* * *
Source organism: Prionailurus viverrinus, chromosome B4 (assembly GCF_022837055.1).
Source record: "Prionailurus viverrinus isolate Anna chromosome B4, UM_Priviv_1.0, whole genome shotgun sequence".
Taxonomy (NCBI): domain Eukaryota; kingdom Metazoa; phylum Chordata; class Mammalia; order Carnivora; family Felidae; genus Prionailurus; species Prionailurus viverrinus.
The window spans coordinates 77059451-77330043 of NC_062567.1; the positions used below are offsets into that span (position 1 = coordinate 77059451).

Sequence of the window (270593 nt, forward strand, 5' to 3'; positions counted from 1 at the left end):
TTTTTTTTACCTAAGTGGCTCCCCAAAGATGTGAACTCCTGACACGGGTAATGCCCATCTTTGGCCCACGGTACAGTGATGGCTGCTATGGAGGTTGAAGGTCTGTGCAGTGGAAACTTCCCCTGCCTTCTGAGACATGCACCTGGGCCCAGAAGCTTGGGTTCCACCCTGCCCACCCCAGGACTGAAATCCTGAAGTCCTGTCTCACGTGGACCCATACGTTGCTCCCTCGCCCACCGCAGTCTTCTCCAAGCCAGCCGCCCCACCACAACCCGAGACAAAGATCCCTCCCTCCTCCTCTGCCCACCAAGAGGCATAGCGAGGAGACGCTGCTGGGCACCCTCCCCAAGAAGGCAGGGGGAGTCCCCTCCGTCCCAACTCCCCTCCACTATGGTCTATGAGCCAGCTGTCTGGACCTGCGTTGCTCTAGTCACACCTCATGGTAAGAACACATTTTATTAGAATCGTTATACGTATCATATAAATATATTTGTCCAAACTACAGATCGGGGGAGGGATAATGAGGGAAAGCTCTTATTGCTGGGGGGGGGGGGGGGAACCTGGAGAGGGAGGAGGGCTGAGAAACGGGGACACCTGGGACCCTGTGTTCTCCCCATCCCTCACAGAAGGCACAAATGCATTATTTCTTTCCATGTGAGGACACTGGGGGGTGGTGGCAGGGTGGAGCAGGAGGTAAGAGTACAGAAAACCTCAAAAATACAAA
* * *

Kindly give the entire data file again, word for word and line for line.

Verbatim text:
Source organism: Prionailurus viverrinus, chromosome B4 (assembly GCF_022837055.1).
Source record: "Prionailurus viverrinus isolate Anna chromosome B4, UM_Priviv_1.0, whole genome shotgun sequence".
Taxonomy (NCBI): domain Eukaryota; kingdom Metazoa; phylum Chordata; class Mammalia; order Carnivora; family Felidae; genus Prionailurus; species Prionailurus viverrinus.
The window spans coordinates 77059451-77330043 of NC_062567.1; the positions used below are offsets into that span (position 1 = coordinate 77059451).

Sequence of the window (270593 nt, forward strand, 5' to 3'; positions counted from 1 at the left end):
TTTTTTTTACCTAAGTGGCTCCCCAAAGATGTGAACTCCTGACACGGGTAATGCCCATCTTTGGCCCACGGTACAGTGATGGCTGCTATGGAGGTTGAAGGTCTGTGCAGTGGAAACTTCCCCTGCCTTCTGAGACATGCACCTGGGCCCAGAAGCTTGGGTTCCACCCTGCCCACCCCAGGACTGAAATCCTGAAGTCCTGTCTCACGTGGACCCATACGTTGCTCCCTCGCCCACCGCAGTCTTCTCCAAGCCAGCCGCCCCACCACAACCCGAGACAAAGATCCCTCCCTCCTCCTCTGCCCACCAAGAGGCATAGCGAGGAGACGCTGCTGGGCACCCTCCCCAAGAAGGCAGGGGGAGTCCCCTCCGTCCCAACTCCCCTCCACTATGGTCTATGAGCCAGCTGTCTGGACCTGCGTTGCTCTAGTCACACCTCATGGTAAGAACACATTTTATTAGAATCGTTATACGTATCATATAAATATATTTGTCCAAACTACAGATCGGGGGAGGGATAATGAGGGAAAGCTCTTATTGCTGGGGGGGGGGGGGGGAACCTGGAGAGGGAGGAGGGCTGAGAAACGGGGACACCTGGGACCCTGTGTTCTCCCCATCCCTCACAGAAGGCACAAATGCATTATTTCTTTCCATGTGAGGACACTGGGGGGTGGTGGCAGGGTGGAGCAGGAGGTAAGAGTACAGAAAACCTCAAAAATACAAA